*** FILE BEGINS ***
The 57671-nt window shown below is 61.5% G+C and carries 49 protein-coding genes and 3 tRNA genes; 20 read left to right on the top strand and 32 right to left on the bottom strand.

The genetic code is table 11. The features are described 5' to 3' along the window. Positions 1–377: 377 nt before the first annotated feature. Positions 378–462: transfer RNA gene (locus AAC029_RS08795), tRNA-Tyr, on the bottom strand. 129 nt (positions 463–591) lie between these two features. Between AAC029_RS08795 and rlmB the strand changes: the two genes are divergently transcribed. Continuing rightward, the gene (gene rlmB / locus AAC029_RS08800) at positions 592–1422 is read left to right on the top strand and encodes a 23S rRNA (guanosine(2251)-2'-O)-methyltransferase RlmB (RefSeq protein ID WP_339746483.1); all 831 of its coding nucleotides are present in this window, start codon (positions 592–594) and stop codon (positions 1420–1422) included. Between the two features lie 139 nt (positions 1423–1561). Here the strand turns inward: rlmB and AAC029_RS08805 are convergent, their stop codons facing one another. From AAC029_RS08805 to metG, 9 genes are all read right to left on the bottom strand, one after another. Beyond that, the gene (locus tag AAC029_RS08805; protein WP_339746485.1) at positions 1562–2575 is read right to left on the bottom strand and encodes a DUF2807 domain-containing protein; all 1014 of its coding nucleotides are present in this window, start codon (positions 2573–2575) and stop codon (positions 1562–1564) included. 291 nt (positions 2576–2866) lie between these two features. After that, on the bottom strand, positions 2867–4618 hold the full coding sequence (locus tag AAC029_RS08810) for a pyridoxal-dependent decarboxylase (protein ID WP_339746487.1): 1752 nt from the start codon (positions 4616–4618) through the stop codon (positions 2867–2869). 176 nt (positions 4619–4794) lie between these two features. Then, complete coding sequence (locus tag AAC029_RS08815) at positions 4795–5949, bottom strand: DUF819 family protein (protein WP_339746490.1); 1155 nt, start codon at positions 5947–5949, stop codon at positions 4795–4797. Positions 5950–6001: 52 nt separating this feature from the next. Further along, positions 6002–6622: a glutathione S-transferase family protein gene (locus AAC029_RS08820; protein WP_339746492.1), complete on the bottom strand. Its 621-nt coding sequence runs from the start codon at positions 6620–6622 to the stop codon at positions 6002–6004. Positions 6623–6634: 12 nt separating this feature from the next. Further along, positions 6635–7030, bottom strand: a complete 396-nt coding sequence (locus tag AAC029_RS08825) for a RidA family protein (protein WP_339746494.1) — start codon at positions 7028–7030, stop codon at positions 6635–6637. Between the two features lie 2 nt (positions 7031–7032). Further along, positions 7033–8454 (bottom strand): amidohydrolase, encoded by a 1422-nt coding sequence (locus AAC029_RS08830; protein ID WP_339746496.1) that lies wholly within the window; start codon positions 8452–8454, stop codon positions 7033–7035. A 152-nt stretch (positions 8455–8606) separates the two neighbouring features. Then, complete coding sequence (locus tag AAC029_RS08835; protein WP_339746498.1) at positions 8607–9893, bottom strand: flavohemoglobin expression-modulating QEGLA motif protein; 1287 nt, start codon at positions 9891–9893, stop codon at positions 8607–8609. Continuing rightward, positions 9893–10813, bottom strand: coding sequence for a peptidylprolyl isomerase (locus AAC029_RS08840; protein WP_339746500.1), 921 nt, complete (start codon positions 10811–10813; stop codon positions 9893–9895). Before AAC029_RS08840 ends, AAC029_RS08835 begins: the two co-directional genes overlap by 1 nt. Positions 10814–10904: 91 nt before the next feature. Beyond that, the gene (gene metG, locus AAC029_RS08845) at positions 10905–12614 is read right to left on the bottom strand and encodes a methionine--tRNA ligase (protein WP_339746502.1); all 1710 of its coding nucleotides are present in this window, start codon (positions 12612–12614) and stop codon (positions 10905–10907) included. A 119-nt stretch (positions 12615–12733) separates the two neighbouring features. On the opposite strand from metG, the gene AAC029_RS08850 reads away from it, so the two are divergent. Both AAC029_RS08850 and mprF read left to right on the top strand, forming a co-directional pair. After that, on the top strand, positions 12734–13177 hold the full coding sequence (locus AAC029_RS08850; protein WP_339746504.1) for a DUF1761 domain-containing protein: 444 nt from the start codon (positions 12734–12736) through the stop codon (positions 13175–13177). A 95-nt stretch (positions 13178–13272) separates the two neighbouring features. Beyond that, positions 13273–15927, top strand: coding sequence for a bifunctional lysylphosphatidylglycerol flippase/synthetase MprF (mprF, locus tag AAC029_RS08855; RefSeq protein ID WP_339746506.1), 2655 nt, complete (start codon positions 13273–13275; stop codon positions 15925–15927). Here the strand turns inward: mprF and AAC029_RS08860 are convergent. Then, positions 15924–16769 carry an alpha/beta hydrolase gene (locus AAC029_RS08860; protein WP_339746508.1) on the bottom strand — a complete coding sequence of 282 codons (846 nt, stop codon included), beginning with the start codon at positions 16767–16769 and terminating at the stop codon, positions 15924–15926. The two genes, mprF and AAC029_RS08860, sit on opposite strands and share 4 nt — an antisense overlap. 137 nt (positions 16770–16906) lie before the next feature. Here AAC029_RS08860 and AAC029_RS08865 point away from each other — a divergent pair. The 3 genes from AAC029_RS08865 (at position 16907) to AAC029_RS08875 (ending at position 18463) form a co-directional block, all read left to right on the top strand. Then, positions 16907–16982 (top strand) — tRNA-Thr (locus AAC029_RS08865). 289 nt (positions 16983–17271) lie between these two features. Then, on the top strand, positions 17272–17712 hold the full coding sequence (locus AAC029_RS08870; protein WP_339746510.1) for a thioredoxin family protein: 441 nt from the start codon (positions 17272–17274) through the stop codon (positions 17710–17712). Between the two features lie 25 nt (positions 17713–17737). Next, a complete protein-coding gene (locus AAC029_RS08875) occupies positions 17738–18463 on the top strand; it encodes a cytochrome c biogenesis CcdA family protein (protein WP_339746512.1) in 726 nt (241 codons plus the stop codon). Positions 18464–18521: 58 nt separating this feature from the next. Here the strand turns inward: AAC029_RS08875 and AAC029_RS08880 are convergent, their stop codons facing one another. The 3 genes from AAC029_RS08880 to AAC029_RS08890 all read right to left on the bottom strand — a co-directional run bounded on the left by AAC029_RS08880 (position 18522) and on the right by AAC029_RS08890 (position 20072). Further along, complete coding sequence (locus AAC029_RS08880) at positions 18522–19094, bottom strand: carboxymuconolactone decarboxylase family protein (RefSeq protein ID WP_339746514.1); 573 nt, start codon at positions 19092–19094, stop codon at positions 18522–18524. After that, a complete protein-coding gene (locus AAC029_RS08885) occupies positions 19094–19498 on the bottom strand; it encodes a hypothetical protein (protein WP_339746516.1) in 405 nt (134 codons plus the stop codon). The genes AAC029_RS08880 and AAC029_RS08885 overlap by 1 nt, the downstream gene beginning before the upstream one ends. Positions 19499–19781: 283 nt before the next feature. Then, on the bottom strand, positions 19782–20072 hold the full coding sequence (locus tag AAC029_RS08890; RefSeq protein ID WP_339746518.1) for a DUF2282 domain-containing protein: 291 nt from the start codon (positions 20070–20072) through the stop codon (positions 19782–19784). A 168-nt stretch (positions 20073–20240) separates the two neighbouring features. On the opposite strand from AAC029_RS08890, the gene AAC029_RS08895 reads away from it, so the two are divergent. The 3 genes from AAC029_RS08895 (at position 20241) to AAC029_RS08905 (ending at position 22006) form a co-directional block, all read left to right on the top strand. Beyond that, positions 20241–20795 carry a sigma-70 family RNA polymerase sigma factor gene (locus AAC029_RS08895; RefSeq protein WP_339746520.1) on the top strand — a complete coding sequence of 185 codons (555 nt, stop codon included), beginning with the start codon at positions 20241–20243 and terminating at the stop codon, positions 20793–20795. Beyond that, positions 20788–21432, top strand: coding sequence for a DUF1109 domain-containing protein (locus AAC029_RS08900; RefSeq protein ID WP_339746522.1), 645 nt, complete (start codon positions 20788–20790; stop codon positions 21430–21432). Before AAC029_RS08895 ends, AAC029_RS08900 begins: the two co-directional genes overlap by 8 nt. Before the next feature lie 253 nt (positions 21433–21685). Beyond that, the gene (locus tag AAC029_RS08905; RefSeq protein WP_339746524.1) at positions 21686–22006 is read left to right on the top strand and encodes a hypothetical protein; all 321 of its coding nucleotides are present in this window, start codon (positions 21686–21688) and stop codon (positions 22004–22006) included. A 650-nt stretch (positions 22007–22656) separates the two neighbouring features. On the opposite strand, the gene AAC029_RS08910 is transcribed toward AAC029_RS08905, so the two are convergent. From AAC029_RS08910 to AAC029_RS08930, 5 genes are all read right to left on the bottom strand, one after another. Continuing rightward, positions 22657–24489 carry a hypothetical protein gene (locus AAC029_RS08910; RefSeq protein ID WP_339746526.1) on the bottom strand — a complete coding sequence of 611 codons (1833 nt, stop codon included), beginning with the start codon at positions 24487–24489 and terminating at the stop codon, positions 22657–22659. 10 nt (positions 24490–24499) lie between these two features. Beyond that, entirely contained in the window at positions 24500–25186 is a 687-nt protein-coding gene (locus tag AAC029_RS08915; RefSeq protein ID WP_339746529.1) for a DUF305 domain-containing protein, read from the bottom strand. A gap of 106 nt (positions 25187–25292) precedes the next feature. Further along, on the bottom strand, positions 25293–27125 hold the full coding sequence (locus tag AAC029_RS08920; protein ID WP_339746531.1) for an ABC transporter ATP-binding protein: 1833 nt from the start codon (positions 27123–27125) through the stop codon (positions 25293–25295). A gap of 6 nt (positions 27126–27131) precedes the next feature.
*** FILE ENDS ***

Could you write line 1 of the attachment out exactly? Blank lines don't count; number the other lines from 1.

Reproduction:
The 57671-nt window shown below is 61.5% G+C and carries 49 protein-coding genes and 3 tRNA genes; 20 read left to right on the top strand and 32 right to left on the bottom strand.